Josie Love Roebuck '14

Who says you can’t be passionate about art AND athletics? Josie Love Roebuck ’14 played soccer throughout her time at GPS, earning herself Best of Preps accolades and helping her team to a Division II-AA state championship runner-up title. She was so talented, in fact, that she signed to continue her soccer career in college at Division I Georgia. Still, she was able to maintain other interests. When a series of injuries ended her college soccer career, she began pursuing her other love—art. In 2019, she earned her Bachelor of Fine Arts from the University of Georgia and in 2021, her Master of Fine Arts from the University of Cincinnati. While at UC, she became an adjunct art professor and taught foundations drawing, upper-level drawing, printmaking, painting, and a special 2D course. This past year, she taught art full-time at Northern Kentucky University. She is also a working artist, creating portraiture and tapestry-like quilts and wood cutouts, and is represented by Latchkey Gallery in New York City.

Q. Did you always know you wanted to pursue art as a career? If not, when and how did you start exploring that opportunity?
A. Art has always been a passion of mine, something I’ve enjoyed since I was little. As a child, I took art classes with Erin Chapin and folk art classes with Nancy Mehne, both on Lookout Mountain. I especially loved my art classes at GPS and worked closely with Mrs. McCall. During that time I focused more on ceramics/sculpture and thought I might major in that in college. I chose a Special Education major instead, however, which is another passion of mine. But I never felt fulfilled in Special Ed., so I decided to apply to the art school at Georgia and was accepted. I changed my major to art shortly thereafter. It was after an artist’s residency one summer at The Chautauqua Institution in New York that I devoted all my attention to my art and what kind of career I could have with it.

Q. What inspires your art and why are you passionate about what you do?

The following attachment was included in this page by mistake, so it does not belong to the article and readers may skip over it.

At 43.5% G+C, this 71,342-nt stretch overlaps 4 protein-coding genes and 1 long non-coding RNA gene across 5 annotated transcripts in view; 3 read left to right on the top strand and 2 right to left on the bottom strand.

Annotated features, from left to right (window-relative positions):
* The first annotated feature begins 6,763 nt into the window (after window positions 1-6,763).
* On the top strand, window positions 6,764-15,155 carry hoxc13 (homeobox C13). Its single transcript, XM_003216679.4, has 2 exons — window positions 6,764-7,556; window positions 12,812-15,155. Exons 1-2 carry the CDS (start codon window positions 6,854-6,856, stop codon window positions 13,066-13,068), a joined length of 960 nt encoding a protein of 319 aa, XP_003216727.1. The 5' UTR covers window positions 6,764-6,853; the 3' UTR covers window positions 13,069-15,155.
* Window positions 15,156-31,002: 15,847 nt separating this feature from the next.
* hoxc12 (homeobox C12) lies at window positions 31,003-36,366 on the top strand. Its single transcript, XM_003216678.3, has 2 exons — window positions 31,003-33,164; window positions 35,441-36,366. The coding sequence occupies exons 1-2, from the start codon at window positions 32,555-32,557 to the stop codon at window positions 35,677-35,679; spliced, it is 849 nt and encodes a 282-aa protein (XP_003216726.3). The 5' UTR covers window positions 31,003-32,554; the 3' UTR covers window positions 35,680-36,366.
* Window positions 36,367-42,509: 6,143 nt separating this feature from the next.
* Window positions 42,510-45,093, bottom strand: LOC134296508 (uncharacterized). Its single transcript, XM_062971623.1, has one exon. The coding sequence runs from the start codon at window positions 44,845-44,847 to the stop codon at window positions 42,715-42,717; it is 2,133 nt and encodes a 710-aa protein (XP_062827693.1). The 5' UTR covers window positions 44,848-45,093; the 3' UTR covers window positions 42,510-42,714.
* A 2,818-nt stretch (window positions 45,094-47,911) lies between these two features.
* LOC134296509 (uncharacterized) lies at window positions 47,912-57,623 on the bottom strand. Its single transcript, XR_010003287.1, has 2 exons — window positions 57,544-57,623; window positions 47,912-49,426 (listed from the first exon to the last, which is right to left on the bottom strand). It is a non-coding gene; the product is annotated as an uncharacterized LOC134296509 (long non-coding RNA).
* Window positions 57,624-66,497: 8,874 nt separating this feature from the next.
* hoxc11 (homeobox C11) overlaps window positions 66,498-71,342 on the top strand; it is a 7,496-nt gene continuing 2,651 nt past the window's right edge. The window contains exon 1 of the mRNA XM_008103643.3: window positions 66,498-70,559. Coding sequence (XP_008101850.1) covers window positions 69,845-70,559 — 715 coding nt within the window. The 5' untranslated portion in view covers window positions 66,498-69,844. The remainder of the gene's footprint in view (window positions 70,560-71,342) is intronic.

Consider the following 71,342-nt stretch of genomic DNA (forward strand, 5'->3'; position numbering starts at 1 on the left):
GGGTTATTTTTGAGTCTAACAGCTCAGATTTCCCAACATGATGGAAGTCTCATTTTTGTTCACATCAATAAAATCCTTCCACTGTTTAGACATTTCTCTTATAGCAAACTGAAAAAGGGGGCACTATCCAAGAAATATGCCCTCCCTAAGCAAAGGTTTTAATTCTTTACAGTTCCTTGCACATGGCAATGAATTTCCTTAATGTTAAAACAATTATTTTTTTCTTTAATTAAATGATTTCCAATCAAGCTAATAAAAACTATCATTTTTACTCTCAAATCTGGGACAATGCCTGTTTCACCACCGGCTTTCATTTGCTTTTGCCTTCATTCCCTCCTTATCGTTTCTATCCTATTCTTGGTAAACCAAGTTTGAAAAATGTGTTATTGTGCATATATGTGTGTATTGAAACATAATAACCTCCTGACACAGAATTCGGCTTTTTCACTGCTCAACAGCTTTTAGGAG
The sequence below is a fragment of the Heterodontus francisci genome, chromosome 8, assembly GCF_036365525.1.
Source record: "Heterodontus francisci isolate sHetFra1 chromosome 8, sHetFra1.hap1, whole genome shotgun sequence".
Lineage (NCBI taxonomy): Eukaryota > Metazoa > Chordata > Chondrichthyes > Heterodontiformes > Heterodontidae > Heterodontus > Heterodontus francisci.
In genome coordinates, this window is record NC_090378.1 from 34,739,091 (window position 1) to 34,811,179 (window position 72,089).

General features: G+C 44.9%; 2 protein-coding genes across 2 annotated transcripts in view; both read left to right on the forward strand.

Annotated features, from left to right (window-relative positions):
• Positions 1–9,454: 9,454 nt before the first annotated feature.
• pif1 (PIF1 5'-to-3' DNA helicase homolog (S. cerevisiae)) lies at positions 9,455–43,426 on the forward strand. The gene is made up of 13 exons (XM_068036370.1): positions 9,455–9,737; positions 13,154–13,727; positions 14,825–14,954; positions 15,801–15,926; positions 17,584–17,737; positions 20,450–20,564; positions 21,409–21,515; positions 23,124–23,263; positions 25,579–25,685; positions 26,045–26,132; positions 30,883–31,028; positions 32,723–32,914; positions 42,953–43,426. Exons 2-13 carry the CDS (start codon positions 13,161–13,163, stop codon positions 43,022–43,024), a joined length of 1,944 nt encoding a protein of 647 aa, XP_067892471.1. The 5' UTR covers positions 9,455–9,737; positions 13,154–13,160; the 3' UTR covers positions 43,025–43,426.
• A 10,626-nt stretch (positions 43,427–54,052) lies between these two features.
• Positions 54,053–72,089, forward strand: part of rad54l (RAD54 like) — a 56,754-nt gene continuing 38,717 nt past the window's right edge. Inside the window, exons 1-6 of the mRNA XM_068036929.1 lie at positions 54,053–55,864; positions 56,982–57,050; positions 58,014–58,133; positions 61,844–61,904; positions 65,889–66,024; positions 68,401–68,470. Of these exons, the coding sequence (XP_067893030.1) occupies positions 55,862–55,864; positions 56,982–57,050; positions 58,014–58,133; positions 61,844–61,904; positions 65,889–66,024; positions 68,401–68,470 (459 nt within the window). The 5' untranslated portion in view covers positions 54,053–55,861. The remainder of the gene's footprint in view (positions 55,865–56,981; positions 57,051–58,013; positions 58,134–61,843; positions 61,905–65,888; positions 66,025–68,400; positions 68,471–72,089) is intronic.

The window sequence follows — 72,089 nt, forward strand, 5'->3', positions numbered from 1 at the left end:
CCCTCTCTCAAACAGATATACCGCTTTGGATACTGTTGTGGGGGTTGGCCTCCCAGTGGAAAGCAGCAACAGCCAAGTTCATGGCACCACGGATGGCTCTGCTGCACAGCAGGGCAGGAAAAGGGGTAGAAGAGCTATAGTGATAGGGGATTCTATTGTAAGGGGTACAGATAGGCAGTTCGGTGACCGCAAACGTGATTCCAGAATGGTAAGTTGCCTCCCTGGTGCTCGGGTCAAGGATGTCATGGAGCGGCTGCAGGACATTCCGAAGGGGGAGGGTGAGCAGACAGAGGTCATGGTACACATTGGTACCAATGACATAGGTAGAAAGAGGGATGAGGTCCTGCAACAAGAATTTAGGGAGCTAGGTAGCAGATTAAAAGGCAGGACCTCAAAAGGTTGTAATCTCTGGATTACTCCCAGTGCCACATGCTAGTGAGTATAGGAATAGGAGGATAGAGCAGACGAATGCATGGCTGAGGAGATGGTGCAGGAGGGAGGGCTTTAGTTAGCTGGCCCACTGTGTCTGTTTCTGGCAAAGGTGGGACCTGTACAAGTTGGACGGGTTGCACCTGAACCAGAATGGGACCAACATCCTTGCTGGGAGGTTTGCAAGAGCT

A. My life experiences and others around me inspire my work. My artistic process addresses the contemporary complexity of identifying as biracial and being adopted by a white family. The narratives I share are intertwined within my tapestry-like-quilts, wood cutouts, and plushy sculptures. Mostly, I’m inspired by those who rise above traumatic experiences and still thrive and even blossom. I’m passionate about what I do—sharing stories through art. It allows people to get a glimpse of what life is like for others and what life can be for themselves. It invites them into empathy and courage.

Q. What was your favorite tradition at GPS? Why?
A. One of my favorite GPS traditions has always been May Day. It is one of my happiest experiences during my time in high school, a celebration between classes and a break from the grind of academics.

Q. If you could offer one piece of advice to current GPS students, what would it be?
A. My advice to current GPS students is to never let anyone get in your way. Never let other people’s opinions or fears stop you from going after what makes you happy.  Trust yourself and, most importantly, remind yourself to celebrate every big or little success. You’re worth it.

Q. Do you stay in touch with your classmates? What impact have they had on your life?
A. I met a lot of wonderful people during my time at GPS and had a lot of close friends during that time. There are a few that I am still in touch with, and I’m thankful for those friendships. 

Q. What is your proudest accomplishment thus far?
A. There are a lot of things that I can celebrate, but there are two I want to highlight. After graduating with my MFA, I had a solo presentation with my gallery at NADA House in New York. During this exhibition I was featured in the New York Times in an article by Roberta Smith. The other accomplishment I am proud of is from this past fall, when I was part of a group exhibition in Austria, “The New African Portraits. Shariat Collections.” A catalog book of this exhibition was published and will be available on Amazon and at Target, and there’s an essay about my work by Dr. Myrah Brown Green. 

Q. Can you point to anything that GPS did to prepare you for college and your career?
A. GPS did a great job preparing me for college. Surprisingly, I found the coursework load to be much easier at UGA than at GPS. GPS also did a great job promoting me in the community, as well. I was featured in a number of newspaper articles. Patrick Winecoff and Leland Strang did an excellent job being my soccer coaches (GPS and Club) and helping me prepare for collegiate-level athletics.

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